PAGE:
Australia’s federal government announced on Friday that it plans to overturn a ban on growing cannabis for medicinal purposes, but it will be up to individual states to legalize the herb for local medical use.
According to the Australian Broadcasting Corporation (ABC), Health Minister Sussan Ley was moved by stories of medical marijuana patients and hopes to give those suffering from debilitating illnesses access to effective medical treatment.
“I have heard stories of patients who have resorted to illegal methods of obtaining cannabis and I have felt for them, because with a terminal condition, the most important thing is quality of life and relief of pain,” Ley told ABC’s AM radio program. “And we know that many people are calling out for medicinal cannabis.”
“It is important therefore that we recognize those calls for help, that we put in place what we know will support a safe, legal and sustainable supply of a product,” she continued.
The Sydney Morning Herald reports that Ley is finalizing changes to the Narcotics Drug Act of 1967, which will establish a legal and regulatory framework to allow the cultivation of cannabis for medicinal and scientific purposes. The creation of a regulatory body will remove one of the biggest obstacles for states to implement medi-pot programs and to conduct medical and scientific trials.
“Currently there are already systems in place to license the manufacture and supply of medicinal cannabis-based products in Australia, however there is no mechanism to allow the production of a safe, legal and sustainable local supply,” Ley explained. “This has meant Australian patients, researchers and manufacturers have had to try to access international supplies of legal medicinal cannabis crops and products, but limited supplies and export barriers in other countries have made this difficult.”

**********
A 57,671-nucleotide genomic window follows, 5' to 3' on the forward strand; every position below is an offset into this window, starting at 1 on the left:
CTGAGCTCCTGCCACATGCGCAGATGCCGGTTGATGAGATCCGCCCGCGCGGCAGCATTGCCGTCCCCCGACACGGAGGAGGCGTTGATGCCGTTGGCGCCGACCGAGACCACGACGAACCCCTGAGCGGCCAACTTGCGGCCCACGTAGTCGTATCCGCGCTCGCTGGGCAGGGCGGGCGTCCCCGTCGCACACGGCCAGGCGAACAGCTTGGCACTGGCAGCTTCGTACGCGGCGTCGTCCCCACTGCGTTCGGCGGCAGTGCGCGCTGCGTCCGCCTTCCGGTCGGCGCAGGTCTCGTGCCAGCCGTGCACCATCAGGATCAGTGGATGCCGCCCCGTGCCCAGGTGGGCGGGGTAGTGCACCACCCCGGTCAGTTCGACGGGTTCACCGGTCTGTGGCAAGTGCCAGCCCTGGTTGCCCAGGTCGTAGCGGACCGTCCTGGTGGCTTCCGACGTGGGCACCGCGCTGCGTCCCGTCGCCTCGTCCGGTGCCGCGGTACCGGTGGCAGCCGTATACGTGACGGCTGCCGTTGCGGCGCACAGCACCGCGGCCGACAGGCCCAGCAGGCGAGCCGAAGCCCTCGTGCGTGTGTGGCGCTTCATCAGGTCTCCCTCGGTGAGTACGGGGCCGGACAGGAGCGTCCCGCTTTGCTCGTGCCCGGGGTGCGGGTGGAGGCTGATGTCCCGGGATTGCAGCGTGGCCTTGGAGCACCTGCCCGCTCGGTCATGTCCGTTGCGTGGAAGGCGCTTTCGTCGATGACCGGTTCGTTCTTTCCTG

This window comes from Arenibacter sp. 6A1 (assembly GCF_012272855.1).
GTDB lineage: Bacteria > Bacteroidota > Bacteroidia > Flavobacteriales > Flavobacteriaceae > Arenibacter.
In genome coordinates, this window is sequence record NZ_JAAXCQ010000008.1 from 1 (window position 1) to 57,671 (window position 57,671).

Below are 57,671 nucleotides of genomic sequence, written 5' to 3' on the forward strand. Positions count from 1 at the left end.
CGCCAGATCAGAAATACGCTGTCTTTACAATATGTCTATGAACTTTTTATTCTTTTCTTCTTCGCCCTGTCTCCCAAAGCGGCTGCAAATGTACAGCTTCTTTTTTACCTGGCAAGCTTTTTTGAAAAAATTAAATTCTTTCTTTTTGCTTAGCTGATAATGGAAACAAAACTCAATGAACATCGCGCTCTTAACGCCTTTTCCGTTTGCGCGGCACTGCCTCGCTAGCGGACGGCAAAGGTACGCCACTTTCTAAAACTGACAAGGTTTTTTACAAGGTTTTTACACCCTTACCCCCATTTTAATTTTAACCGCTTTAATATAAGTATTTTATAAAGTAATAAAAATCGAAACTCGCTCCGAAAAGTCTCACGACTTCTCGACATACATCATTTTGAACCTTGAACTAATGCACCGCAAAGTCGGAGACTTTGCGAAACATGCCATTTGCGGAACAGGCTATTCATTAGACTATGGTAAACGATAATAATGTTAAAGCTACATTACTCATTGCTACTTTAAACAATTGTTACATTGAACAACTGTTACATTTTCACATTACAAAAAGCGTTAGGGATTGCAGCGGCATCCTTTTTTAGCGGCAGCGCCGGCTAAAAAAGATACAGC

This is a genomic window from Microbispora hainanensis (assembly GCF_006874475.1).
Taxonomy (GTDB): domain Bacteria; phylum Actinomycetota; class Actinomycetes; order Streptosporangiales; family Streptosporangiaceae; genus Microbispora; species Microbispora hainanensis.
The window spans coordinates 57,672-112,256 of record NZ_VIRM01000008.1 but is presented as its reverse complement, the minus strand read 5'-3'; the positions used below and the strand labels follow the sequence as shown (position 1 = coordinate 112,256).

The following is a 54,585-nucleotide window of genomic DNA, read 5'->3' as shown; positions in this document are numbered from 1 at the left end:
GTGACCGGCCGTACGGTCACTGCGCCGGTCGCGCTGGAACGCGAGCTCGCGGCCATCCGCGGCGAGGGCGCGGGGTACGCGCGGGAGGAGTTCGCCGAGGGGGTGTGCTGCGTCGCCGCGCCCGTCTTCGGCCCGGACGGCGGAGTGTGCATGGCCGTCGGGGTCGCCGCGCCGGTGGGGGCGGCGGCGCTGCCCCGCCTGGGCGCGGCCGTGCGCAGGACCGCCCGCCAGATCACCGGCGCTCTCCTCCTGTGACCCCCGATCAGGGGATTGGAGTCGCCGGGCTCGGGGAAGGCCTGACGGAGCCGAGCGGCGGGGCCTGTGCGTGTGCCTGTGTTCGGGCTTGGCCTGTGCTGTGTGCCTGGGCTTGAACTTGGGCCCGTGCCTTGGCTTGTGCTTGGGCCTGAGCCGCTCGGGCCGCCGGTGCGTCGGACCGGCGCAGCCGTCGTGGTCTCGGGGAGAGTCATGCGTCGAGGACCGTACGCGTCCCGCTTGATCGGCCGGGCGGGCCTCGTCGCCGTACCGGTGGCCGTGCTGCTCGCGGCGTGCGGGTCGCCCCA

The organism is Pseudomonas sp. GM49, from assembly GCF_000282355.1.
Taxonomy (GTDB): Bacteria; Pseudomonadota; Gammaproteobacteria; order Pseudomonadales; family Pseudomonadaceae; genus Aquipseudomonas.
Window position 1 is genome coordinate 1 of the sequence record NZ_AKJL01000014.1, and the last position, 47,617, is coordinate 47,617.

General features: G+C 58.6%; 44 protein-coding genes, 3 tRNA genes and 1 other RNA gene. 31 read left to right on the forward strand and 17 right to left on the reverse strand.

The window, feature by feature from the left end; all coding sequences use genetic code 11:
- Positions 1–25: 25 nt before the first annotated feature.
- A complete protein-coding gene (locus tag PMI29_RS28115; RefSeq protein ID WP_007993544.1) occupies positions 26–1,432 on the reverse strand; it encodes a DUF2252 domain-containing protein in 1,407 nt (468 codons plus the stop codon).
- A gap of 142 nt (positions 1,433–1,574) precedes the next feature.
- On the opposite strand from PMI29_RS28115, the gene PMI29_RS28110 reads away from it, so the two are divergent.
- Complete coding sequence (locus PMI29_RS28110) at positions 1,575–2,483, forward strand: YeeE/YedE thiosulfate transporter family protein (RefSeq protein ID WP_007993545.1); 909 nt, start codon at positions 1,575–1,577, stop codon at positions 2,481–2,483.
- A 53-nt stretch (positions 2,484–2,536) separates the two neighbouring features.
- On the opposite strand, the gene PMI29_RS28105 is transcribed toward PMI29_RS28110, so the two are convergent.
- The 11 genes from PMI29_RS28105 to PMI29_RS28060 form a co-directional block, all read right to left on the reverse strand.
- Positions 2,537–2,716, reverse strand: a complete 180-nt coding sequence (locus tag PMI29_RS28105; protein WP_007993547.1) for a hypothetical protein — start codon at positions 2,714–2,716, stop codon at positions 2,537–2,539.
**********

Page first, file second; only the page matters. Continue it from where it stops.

According to the Guardian, New South Wales, Victoria and Queensland—Australia’s three most populous states—have already pledged “to hold trials on the effectiveness of medicinal cannabis to provide pain relief for people suffering terminal illnesses, control severe childhood epilepsy and for the treatment of symptoms arising from chemotherapy.”
“We believe the approach the federal government is taking is sensible, measured and demonstrates forward thinking,” the New South Wales minister for medical research, Pru Goward, told the Guardian. “We do not want patients or carers having to play pharmacist, this collaborative approach ensures we have a way forward.”
Patterning this new cannabis market after Tasmania’s $300M poppy industry (the state produces 45 percent of the world’s opium for use in pharmaceutical painkillers), Ley expects a number of states will want in—especially, if Australia can overcome legal barriers to export pot to other countries. The move would likely generate millions for state economies.
AFR Weekend reports that Ley will meet with state and territory health ministers next month to discuss how the changes will work and hopes to have them in place by the end of the year.